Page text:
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Which name doesn't belong with the others: Harper Lee, Atticus Finch, Scout Finch, Boo Radley or John Grisham? If you guessed John Grisham, you'd be wrong,

Six weeks ago, the former small-town Mississippi lawyer received the inaugural Harper Lee Prize for Legal Fiction for last year's thriller, The Confession, in which a lawyer tries to save his client from being executed for a crime he didn't commit.

The award, sponsored by the University of Alabama School of Law (which Lee attended) and the American Bar Association Journal, will be given annually to a work of fiction "that best exemplifies the role of lawyers in society."

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It's unlikely that Grisham's latest book, The Litigators, will be a candidate for the 2012 prize. Although it fits his basic formula – an underdog takes on antagonists of gigantic proportions (in this case, the third-largest pharmaceutical company in the world and a Chicago law firm that ranks first "when counting assholes per square foot") – this novel focuses on lawyers at the bottom of the food chain.

Ex-beat cop Oscar ("what I need is a good car wreck") Finley and Wally Figg, a recovering alcoholic with four ex-wives, who puts his ads on bingo cards, are a pair of ambulance chasers whose bickering is right out of Neil Simon's The Sunshine Boys. Even the office mutt growls when he hears sirens.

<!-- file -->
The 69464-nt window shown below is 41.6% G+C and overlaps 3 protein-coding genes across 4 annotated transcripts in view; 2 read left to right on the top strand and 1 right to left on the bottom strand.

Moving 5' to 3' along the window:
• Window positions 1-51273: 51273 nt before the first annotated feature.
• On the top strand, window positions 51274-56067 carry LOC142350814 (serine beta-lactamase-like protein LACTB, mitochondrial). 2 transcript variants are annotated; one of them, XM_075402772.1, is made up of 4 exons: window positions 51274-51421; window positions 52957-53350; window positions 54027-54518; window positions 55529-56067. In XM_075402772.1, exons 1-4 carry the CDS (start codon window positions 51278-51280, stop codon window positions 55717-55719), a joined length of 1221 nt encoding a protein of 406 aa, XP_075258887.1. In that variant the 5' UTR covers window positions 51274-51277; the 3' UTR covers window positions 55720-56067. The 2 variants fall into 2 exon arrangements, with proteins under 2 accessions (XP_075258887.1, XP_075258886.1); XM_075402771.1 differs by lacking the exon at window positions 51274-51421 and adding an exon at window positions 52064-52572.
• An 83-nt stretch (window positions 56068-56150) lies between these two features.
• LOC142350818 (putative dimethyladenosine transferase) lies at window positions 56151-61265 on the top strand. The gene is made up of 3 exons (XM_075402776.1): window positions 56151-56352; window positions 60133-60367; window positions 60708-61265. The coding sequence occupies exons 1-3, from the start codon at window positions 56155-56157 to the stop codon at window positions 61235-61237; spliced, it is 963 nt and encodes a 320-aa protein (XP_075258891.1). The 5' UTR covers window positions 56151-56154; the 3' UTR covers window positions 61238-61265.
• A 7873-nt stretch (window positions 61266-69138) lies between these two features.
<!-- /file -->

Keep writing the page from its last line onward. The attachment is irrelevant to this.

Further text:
But into their lives staggers David Zinc, a 31-year-old burned-out Harvard Law grad who had a "snap" moment on the 93rd floor of his Chicago office tower (Grisham has left his usual southern turf down south). After joining the Occupy Barstool movement for a day, he's poured into a cab, sees an ad on the side of a bus for the "boutique firm" of Finley & Figg and, well, the rest is Grisham country.

The only other thing you need to know is that the cholesterol drug Krayoxx may cause heart attacks and strokes. (There's also a subplot about toxic toy teeth from China, if you're asking.)

Unlike, say, Grisham's intensely plotted The Rainmaker or the intriguing The Runaway Jury, The Litigators is painted with light colours. It's more like the subversive spinoff TV series Boston Legal than its morality-laden parent, The Practice. And there are times when you'll actually laugh out loud.

But Grisham's message is dead serious: Beware mass tort litigators. "We joined a stampede that was going nowhere," David says, "and we didn't realize it until it was too late."

So what's next for Grisham? Well, his first baseball novel is out next spring, the third in his kids' Theodore Boone series will appear in the summer, a TV series set 10 years after the events in The Firm will air next year, and a stage adaptation of A Time to Kill is in development.

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Take that, Harper Lee.

Larry Orenstein is a member of Crime Writers of Canada and an editor in the Comment section of The Globe and Mail.

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